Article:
by Jane Austen
344 pages, General Fiction
Reviewed by Jeanne

A funny story with some misuse of God's name and a rather snobbish main character.


Marriage has struck the Woodhouse family, much to elderly Mr. Woodhouse's dismay, and Miss Taylor has gone away to live in her husband's house. Handsome, clever Emma Woodhouse is happy for her former governess, especially as she feels that all the honor goes to herself in the way of making the match, and now she is determined to prove her skills at matchmaking to her skeptical friend Mr. Knightley. She begins by taking young Harriet Smith under her wing and attempting to catch the girl a fine husband, and disastrous (and hilarious) results occur.


Emma is very proud and rather snobbish, considering farmers and laborers beneath her, while Mr. Knightley, in contrast, is chivalrous, kind, and humane. He reprimands Emma for her conceit and mischievous nature so that Emma's behavior is obviously not condoned. This also allows for good development in the heroine. There are a few instances where people talk about others behind their backs, but this also is generally not smiled upon.

Spiritual Content

Church is mentioned and one character is a clergyman. Otherwise, none.


Two young ladies are attacked while taking a walk by a horde of beggar children, but they are saved. Otherwise, none.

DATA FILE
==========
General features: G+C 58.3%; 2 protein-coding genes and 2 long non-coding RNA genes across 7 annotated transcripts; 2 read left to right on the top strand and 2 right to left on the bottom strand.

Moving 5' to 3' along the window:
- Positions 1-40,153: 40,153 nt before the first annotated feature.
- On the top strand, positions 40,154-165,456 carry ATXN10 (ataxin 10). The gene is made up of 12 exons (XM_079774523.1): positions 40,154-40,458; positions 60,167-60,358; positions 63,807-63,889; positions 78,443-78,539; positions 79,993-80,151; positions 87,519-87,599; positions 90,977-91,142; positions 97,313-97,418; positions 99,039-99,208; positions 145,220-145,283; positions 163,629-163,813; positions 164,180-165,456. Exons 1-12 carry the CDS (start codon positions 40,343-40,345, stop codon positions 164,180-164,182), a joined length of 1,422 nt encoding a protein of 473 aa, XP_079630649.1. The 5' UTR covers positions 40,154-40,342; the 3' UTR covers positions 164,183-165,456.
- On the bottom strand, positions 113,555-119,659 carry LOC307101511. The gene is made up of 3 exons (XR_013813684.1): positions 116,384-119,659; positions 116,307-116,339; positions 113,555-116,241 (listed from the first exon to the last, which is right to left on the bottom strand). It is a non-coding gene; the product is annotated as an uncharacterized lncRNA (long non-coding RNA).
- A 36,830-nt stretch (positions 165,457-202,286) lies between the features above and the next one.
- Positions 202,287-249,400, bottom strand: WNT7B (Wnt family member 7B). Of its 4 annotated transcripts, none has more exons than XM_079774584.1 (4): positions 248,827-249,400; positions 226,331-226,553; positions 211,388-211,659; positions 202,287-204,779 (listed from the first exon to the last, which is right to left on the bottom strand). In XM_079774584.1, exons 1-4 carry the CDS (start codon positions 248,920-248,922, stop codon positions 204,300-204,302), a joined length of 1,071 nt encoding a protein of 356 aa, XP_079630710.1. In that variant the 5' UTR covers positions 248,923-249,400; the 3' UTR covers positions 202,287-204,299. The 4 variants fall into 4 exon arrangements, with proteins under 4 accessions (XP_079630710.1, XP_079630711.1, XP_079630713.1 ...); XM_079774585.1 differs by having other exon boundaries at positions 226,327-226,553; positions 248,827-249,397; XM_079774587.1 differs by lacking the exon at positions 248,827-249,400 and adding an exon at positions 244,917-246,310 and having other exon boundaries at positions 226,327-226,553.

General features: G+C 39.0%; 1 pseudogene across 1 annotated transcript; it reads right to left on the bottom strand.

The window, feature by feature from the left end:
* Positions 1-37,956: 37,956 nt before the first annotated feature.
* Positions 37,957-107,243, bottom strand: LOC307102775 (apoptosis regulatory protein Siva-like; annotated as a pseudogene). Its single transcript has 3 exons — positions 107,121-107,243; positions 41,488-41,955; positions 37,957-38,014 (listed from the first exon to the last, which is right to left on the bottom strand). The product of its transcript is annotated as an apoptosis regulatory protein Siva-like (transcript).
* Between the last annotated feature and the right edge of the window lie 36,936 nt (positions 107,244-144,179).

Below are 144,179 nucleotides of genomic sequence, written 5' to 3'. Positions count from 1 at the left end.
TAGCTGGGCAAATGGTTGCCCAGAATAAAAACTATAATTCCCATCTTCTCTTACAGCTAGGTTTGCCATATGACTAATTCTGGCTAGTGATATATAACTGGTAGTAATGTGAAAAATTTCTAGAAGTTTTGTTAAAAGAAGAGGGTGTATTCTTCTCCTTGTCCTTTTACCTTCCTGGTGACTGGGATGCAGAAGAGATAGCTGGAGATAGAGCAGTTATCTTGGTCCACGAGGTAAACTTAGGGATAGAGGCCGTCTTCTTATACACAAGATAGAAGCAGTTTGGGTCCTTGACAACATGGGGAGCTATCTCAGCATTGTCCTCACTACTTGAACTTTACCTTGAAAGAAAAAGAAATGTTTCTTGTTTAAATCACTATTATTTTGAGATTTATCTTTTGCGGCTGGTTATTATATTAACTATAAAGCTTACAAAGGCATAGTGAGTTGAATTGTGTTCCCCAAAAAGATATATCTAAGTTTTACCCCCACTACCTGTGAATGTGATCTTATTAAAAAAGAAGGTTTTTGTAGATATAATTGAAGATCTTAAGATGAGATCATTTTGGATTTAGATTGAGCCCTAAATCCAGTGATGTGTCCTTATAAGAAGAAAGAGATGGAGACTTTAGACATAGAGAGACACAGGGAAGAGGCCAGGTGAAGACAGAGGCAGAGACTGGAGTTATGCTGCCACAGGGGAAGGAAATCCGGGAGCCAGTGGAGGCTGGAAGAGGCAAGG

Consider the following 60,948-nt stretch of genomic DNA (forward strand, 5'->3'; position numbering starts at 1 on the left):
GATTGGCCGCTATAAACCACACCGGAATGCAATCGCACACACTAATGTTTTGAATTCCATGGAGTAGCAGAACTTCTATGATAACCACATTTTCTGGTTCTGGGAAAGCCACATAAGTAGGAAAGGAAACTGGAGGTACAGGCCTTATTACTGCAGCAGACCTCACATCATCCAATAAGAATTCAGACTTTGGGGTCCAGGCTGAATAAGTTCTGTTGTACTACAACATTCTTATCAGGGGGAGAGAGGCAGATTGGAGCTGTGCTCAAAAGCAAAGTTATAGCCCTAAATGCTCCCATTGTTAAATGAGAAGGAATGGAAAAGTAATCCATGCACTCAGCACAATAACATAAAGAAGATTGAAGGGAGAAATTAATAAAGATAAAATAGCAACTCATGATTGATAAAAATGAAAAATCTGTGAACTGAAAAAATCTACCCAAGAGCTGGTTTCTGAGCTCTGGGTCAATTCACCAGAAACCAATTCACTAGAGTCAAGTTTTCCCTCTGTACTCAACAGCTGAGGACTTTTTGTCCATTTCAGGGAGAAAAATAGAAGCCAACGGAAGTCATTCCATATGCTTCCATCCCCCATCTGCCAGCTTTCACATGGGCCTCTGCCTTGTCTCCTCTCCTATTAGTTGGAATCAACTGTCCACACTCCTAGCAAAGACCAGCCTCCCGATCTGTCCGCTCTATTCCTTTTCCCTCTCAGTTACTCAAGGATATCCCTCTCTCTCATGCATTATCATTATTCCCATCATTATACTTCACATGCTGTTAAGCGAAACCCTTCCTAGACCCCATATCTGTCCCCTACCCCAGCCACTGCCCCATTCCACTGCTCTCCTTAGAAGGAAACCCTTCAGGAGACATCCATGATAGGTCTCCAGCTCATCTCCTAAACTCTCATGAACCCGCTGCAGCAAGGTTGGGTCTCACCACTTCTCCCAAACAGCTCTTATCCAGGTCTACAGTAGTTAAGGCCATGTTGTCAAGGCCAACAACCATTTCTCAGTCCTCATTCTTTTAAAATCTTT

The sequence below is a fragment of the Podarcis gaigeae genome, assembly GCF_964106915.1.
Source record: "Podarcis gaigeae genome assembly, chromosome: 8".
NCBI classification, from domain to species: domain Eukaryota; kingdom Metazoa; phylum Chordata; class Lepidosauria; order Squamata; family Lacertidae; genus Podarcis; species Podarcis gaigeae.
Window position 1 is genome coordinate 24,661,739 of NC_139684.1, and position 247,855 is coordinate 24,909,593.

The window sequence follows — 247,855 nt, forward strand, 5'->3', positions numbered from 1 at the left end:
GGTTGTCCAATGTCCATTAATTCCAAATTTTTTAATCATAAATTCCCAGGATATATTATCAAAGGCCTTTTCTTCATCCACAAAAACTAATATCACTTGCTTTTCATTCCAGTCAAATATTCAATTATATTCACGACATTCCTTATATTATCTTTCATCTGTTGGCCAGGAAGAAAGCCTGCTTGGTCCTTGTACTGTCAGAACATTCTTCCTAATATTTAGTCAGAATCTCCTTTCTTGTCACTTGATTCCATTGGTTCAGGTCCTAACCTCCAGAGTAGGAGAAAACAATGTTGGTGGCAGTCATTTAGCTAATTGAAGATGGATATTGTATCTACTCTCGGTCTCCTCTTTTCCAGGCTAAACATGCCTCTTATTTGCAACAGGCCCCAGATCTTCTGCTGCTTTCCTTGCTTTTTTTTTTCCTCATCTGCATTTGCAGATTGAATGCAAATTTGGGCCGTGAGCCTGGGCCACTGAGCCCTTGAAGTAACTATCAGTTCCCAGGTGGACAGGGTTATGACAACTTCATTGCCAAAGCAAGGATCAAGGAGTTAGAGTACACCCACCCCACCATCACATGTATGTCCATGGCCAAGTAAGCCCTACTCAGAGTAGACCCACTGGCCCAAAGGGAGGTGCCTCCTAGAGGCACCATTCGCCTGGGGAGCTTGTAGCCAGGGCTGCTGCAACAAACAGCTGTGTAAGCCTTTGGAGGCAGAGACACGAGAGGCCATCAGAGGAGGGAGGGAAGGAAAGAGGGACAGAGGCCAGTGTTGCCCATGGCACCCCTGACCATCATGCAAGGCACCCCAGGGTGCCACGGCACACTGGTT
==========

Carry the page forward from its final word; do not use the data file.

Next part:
Drug and Alcohol Content

Wine is mentioned in the parts concerning dinner parties, but there is no drunkenness.

Sexual Content

Marriages and engagements both play a part, but are treated with respect. Harriet Smith is said to be the "natural daughter of somebody" - meaning she is probably illegitimate.

Crude or Profane Language or Content

In chapter 47, near the end of the book, Emma exclaims "Good God!" four times.


"Emma" is a fun little read, though less philosophic than Austen's "Pride and Prejudice". Emma Woodhouse is an interesting heroine in that, unlike many of Austen's other lead characters, she has glaring faults and is neither very talented nor perfect (or nearly so) in her manners. The matches of the story are interesting and the story is very humorous, so if you're looking for a light, fluffy read, this is a good one to pick.

Fun Score: 4
Values Score: 4
Written for Age: 13+

Review Rating:

Did we miss something? Let us know!

Jeanne This review is brought to you by Jeanne.
Read more reviews by Jeanne